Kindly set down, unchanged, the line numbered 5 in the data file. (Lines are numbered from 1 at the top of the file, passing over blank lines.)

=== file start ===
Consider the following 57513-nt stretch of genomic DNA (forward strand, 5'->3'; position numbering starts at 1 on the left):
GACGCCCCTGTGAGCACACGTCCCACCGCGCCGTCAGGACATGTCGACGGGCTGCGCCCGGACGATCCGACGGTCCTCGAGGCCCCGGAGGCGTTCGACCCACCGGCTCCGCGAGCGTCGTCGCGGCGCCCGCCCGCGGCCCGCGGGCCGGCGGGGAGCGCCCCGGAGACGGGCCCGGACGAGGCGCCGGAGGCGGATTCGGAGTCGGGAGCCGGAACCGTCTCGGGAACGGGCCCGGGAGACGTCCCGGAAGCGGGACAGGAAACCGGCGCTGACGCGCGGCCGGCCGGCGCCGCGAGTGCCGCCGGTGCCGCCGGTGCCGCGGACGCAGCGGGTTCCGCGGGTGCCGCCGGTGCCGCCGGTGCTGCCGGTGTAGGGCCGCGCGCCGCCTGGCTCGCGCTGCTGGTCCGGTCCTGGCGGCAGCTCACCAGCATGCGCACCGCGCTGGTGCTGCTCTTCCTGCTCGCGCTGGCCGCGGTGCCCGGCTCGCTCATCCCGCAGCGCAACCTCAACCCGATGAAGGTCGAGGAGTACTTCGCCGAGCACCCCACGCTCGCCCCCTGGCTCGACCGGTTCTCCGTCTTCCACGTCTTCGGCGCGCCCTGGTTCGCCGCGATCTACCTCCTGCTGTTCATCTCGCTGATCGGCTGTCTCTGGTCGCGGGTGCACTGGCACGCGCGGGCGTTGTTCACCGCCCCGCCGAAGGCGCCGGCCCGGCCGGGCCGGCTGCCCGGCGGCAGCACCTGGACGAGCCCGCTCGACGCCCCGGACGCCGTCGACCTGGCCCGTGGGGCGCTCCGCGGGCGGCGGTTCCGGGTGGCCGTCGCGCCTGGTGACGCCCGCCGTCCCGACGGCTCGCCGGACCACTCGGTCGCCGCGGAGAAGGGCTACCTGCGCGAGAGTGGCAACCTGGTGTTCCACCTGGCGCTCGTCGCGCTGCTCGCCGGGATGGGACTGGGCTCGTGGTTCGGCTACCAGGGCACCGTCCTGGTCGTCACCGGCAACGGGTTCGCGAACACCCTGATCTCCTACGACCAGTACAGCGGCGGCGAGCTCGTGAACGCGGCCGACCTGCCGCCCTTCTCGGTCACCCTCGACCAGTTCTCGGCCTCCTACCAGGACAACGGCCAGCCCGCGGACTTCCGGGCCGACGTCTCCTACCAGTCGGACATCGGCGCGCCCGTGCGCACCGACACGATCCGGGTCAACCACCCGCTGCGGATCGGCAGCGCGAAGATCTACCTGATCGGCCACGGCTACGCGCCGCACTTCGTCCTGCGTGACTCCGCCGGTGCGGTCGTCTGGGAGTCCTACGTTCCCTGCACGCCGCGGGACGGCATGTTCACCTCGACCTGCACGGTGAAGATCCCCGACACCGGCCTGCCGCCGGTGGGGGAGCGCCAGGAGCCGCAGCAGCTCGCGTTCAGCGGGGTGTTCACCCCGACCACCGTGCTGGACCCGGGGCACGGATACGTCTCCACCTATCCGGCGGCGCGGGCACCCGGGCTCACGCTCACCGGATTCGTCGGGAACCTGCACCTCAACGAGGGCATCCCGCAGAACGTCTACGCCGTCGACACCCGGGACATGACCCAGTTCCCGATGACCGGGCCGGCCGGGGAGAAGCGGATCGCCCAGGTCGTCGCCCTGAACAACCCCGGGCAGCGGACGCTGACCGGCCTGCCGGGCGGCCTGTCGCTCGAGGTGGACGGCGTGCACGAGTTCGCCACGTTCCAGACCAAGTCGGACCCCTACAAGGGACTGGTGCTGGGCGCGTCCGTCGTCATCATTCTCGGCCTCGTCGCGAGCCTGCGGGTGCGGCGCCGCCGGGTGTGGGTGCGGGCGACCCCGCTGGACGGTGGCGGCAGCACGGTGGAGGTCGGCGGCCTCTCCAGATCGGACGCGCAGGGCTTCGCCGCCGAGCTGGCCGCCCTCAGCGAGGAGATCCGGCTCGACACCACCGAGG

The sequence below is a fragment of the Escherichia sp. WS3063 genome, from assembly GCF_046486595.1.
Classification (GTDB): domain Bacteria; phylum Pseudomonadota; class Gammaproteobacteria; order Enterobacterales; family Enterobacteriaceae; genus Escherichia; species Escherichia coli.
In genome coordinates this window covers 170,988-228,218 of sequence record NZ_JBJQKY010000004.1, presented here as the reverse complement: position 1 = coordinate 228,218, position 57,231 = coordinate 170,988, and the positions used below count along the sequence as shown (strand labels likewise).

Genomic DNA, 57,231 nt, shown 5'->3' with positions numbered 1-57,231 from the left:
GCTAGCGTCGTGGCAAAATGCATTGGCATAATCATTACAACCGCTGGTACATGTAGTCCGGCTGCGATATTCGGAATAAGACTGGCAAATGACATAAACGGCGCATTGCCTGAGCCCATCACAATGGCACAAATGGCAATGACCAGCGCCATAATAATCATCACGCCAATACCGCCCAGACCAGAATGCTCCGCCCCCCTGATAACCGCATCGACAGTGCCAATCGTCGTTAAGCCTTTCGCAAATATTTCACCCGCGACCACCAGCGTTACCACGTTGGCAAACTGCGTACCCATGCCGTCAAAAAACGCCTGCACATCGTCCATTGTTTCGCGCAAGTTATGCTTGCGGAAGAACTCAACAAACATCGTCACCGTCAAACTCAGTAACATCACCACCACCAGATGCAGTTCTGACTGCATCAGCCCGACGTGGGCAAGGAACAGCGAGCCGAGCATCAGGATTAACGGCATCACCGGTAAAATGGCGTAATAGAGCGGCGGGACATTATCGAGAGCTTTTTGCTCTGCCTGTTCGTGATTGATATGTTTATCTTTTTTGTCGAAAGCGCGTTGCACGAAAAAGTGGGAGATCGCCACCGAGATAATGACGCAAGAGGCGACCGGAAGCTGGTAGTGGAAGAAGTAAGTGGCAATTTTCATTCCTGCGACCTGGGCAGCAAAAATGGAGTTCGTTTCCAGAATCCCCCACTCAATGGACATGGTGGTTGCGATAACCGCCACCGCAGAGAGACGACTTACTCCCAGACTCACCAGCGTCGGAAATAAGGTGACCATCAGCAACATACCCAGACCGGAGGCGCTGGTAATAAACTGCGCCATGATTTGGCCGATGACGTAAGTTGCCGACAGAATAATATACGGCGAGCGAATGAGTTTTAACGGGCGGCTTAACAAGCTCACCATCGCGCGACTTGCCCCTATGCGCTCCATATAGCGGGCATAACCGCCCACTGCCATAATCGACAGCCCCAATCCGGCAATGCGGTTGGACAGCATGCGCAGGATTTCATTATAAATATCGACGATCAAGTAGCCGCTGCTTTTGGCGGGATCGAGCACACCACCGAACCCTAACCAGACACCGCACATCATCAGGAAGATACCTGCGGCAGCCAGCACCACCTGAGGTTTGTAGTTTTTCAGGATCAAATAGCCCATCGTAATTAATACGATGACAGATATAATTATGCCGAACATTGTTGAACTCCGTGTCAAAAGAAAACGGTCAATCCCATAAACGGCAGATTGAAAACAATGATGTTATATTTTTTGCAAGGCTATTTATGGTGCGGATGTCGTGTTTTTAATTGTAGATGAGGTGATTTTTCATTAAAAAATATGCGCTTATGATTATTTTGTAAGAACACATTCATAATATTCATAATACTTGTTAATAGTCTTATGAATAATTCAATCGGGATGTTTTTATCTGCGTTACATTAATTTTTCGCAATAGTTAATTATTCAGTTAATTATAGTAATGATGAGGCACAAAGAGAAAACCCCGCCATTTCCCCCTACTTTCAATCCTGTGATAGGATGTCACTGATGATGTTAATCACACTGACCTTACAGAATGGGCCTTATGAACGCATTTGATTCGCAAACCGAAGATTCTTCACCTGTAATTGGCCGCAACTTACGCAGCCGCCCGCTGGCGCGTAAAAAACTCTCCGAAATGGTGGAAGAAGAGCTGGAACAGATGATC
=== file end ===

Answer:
In genome coordinates this window covers 170,988-228,218 of sequence record NZ_JBJQKY010000004.1, presented here as the reverse complement: position 1 = coordinate 228,218, position 57,231 = coordinate 170,988, and the positions used below count along the sequence as shown (strand labels likewise).